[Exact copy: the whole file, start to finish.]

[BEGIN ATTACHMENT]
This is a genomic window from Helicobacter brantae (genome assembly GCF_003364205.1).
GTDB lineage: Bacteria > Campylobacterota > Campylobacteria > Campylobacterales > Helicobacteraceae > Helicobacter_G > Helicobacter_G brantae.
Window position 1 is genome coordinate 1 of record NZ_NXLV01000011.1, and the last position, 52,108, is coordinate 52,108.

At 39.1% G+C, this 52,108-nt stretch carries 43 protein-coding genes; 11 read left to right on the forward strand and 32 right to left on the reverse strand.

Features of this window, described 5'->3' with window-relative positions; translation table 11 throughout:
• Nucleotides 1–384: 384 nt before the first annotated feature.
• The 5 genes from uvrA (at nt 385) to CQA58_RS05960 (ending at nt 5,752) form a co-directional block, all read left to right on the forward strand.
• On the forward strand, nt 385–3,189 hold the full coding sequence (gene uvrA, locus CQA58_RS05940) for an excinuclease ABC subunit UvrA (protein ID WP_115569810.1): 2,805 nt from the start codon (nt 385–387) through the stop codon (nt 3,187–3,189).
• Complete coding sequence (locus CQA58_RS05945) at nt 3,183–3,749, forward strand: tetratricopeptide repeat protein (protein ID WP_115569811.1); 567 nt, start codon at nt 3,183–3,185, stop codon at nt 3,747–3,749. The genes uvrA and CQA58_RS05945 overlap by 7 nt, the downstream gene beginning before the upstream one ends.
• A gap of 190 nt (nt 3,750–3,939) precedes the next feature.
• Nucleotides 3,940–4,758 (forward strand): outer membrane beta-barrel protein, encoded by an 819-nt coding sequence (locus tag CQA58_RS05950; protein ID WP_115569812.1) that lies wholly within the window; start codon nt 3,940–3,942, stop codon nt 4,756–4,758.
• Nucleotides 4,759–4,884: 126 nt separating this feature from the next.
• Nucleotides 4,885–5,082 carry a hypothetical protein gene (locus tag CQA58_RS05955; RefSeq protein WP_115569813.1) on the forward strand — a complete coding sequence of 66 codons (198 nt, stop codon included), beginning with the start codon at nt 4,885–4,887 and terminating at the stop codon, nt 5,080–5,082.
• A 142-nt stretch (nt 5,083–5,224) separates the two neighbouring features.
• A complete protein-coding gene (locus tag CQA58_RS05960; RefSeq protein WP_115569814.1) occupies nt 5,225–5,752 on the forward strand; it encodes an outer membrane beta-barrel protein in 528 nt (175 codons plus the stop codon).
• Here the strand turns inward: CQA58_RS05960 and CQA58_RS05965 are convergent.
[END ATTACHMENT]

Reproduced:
This is a genomic window from Helicobacter brantae (genome assembly GCF_003364205.1).
GTDB lineage: Bacteria > Campylobacterota > Campylobacteria > Campylobacterales > Helicobacteraceae > Helicobacter_G > Helicobacter_G brantae.
Window position 1 is genome coordinate 1 of record NZ_NXLV01000011.1, and the last position, 52,108, is coordinate 52,108.

At 39.1% G+C, this 52,108-nt stretch carries 43 protein-coding genes; 11 read left to right on the forward strand and 32 right to left on the reverse strand.

Features of this window, described 5'->3' with window-relative positions; translation table 11 throughout:
• Nucleotides 1–384: 384 nt before the first annotated feature.
• The 5 genes from uvrA (at nt 385) to CQA58_RS05960 (ending at nt 5,752) form a co-directional block, all read left to right on the forward strand.
• On the forward strand, nt 385–3,189 hold the full coding sequence (gene uvrA, locus CQA58_RS05940) for an excinuclease ABC subunit UvrA (protein ID WP_115569810.1): 2,805 nt from the start codon (nt 385–387) through the stop codon (nt 3,187–3,189).
• Complete coding sequence (locus CQA58_RS05945) at nt 3,183–3,749, forward strand: tetratricopeptide repeat protein (protein ID WP_115569811.1); 567 nt, start codon at nt 3,183–3,185, stop codon at nt 3,747–3,749. The genes uvrA and CQA58_RS05945 overlap by 7 nt, the downstream gene beginning before the upstream one ends.
• A gap of 190 nt (nt 3,750–3,939) precedes the next feature.
• Nucleotides 3,940–4,758 (forward strand): outer membrane beta-barrel protein, encoded by an 819-nt coding sequence (locus tag CQA58_RS05950; protein ID WP_115569812.1) that lies wholly within the window; start codon nt 3,940–3,942, stop codon nt 4,756–4,758.
• Nucleotides 4,759–4,884: 126 nt separating this feature from the next.
• Nucleotides 4,885–5,082 carry a hypothetical protein gene (locus tag CQA58_RS05955; RefSeq protein WP_115569813.1) on the forward strand — a complete coding sequence of 66 codons (198 nt, stop codon included), beginning with the start codon at nt 4,885–4,887 and terminating at the stop codon, nt 5,080–5,082.
• A 142-nt stretch (nt 5,083–5,224) separates the two neighbouring features.
• A complete protein-coding gene (locus tag CQA58_RS05960; RefSeq protein WP_115569814.1) occupies nt 5,225–5,752 on the forward strand; it encodes an outer membrane beta-barrel protein in 528 nt (175 codons plus the stop codon).
• Here the strand turns inward: CQA58_RS05960 and CQA58_RS05965 are convergent.